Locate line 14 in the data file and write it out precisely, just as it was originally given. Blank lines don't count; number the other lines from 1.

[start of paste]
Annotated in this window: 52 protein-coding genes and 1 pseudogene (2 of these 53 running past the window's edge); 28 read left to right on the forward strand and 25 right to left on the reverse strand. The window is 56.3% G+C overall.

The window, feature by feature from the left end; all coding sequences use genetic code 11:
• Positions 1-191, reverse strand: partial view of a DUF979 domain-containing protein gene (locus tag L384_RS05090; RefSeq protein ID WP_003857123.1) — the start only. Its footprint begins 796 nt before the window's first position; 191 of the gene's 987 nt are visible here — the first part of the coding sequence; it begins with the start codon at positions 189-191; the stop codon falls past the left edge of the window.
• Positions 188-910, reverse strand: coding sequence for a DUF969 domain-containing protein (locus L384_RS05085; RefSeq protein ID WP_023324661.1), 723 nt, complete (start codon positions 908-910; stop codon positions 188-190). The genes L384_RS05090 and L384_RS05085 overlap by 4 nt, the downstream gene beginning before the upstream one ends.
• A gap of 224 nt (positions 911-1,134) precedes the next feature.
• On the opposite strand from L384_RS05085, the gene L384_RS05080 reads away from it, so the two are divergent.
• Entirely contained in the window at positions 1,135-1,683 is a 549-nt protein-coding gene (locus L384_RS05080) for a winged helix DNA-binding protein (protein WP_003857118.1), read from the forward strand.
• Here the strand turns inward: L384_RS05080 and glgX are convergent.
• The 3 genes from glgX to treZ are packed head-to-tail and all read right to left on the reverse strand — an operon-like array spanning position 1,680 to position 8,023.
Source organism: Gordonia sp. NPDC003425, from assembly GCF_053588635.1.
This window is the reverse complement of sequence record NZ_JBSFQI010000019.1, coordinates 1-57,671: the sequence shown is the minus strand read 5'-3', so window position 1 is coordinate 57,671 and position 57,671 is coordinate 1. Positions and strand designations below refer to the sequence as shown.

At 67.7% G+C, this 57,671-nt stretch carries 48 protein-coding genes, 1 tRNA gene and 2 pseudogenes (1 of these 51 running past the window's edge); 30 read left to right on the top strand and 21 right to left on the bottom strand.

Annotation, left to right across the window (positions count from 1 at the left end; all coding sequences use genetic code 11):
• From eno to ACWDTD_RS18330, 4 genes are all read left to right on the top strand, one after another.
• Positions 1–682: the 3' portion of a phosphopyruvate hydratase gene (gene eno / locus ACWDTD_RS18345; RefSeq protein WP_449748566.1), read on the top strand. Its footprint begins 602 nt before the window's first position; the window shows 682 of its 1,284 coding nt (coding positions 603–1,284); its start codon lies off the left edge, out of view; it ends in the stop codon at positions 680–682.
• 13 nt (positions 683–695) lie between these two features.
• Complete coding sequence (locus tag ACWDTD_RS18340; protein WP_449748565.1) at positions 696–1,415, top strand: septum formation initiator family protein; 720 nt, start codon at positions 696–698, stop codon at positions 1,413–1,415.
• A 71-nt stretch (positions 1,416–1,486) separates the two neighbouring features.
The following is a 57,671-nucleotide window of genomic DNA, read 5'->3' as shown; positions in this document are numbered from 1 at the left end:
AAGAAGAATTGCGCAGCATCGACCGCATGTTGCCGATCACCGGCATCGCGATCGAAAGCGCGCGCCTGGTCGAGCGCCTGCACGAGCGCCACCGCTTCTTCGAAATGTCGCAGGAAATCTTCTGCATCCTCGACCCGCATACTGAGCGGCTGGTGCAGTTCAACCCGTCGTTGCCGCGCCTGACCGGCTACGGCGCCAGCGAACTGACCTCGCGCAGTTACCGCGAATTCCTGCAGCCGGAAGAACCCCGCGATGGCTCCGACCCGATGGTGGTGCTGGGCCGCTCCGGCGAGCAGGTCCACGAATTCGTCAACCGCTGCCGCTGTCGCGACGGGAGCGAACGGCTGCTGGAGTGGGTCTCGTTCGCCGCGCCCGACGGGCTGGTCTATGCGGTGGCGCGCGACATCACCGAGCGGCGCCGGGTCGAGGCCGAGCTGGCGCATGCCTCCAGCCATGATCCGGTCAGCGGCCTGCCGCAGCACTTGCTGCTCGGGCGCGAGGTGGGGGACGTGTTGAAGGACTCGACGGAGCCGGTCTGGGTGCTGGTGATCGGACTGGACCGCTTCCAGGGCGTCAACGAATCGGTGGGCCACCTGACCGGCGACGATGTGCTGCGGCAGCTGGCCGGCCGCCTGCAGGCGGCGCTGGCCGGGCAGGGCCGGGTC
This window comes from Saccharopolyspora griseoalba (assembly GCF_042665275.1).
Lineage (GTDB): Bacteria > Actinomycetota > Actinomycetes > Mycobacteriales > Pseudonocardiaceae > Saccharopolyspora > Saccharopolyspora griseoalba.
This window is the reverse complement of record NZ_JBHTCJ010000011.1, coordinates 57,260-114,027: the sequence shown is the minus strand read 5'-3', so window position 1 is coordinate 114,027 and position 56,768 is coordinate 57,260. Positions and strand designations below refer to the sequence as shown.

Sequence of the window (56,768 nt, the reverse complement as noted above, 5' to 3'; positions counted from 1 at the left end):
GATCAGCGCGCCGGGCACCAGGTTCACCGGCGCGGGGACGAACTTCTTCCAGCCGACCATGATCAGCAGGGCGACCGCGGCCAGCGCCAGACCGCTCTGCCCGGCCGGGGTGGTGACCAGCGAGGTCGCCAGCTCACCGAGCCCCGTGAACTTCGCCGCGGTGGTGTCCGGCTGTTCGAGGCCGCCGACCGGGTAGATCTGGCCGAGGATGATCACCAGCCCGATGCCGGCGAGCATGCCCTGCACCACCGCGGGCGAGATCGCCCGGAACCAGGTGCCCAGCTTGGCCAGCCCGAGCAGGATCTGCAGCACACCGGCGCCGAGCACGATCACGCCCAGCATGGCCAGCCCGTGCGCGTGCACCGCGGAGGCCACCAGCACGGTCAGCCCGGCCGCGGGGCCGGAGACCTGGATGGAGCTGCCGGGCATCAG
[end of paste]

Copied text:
• From eno to ACWDTD_RS18330, 4 genes are all read left to right on the top strand, one after another.